The first step to managing water resources fairly and sustainably is understanding the river’s natural cycles of river flows that change across the seasons, and to mimic the natural cycle of flows, even in more heavily managed rivers with less water - as “environmental flows” – or e-flows – requirements.
That means knowing the quality and quantity of water that needs to be flowing at any given time in order to meet the needs of people and wildlife and maintain the river’s natural processes. For example, many fish species can’t spawn if the river is too slow or shallow, while some religious activities require the river to be at a certain depth.
We assessed e-flow requirements on a 500-mile stretch of the Ganges in northern India, comparing the current state of the river against the desired future state, from the different perspectives of the groups that depend on it.
We looked at issues including:
- Livelihoods – the depth, width and other aspects of water needed to maintain important jobs like ferrying and rafting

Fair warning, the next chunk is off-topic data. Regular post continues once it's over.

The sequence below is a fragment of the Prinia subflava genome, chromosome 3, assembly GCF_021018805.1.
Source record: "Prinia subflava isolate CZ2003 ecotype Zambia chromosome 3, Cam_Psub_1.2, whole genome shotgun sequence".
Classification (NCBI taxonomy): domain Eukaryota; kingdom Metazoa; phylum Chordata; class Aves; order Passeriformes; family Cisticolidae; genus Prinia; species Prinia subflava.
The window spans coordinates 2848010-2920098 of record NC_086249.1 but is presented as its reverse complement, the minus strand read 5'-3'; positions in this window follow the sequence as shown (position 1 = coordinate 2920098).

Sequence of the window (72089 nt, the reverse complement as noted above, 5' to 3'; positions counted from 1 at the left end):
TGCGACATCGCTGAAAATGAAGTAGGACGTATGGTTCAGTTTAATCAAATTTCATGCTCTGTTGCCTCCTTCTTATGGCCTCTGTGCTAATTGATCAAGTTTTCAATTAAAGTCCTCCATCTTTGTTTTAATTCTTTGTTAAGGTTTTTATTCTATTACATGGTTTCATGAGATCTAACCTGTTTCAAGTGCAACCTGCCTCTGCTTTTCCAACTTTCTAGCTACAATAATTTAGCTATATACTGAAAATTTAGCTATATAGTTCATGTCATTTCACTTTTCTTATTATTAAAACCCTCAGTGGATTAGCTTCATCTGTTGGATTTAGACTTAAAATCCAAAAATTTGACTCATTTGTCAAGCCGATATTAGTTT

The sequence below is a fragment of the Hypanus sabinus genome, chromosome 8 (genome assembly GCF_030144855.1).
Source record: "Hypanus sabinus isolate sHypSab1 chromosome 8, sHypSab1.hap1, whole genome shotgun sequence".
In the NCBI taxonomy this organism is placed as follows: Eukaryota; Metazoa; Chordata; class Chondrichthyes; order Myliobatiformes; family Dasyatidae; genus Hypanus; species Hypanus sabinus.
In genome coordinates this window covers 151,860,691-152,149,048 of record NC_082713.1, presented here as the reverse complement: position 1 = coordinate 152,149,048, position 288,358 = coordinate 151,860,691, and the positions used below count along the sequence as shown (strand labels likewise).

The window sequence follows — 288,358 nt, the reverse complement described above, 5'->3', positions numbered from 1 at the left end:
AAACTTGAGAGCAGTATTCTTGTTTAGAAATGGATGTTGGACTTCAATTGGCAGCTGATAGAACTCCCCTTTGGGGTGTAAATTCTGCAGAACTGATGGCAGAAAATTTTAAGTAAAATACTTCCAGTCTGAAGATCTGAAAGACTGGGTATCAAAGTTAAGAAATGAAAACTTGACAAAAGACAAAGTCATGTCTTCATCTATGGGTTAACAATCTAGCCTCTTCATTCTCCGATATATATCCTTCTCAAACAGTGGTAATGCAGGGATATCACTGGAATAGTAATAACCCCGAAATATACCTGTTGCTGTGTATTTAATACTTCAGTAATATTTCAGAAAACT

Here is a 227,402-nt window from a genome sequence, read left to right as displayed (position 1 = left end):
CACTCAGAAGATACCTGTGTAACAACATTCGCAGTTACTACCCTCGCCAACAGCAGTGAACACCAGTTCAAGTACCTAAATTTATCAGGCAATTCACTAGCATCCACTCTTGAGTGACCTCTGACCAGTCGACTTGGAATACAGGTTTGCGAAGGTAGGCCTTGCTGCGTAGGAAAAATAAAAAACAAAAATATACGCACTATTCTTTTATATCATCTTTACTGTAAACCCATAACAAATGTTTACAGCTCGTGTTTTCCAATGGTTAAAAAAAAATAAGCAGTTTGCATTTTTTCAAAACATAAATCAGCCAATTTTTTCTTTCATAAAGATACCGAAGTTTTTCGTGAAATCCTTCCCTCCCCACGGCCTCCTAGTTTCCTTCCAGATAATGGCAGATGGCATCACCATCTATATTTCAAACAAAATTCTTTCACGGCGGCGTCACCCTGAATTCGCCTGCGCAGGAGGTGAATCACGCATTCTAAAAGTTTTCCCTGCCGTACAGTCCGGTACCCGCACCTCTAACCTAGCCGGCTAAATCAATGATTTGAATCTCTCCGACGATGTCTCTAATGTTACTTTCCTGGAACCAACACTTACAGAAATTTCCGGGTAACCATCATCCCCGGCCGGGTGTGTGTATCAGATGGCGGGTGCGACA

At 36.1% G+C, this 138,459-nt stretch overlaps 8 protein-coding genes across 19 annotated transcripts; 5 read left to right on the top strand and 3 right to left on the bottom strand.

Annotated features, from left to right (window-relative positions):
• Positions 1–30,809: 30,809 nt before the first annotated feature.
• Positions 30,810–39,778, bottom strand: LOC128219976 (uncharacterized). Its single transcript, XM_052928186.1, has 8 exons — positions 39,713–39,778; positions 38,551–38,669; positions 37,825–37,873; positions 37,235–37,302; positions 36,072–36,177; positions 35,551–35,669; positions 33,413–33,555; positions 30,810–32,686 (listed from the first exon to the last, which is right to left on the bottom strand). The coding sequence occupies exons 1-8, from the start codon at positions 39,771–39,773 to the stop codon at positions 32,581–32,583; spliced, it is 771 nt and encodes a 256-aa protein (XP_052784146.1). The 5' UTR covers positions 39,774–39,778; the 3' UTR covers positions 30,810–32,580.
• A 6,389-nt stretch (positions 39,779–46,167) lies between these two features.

- Spiritual needs – the depth and water quality needed for religious and cultural purposes, like ritual bathing
- Biodiversity – the natural flows needed across the seasons to maintain freshwater habitats and the breeding and migration patterns of river dolphins, Golden Mahseer fish, gharials, turtles, otters and other species
- Physical features – the depth and speed needed to move and deposit sediments so as to maintain the river’s natural channels
This enabled us to work out the e-flows required to meet all these needs at different times of year – especially during the driest months and the monsoon season. For example, we were able to test our e-flows methodology during the 2013 Kumbh Mela, a Hindu pilgrimage that attracted an estimated 80-100 million pilgrims to the banks of the Ganges in Allahabad. We worked with the government to help ensure flows were sufficient to meet the ritual bathing needs.
The project was the first time such a comprehensive assessment had been attempted for a river system as large and complex as the Ganges.
Using these results along with climate change data, annual rainfall patterns can help to plan and manage irrigation, dams and other water uses in a way that meets environmental and human needs. We’re starting to put this into practice in the Ramganga, one of the rivers that flows into the Ganges. In future, we aspire to see e-flow requirements assessed and respected for every river in India.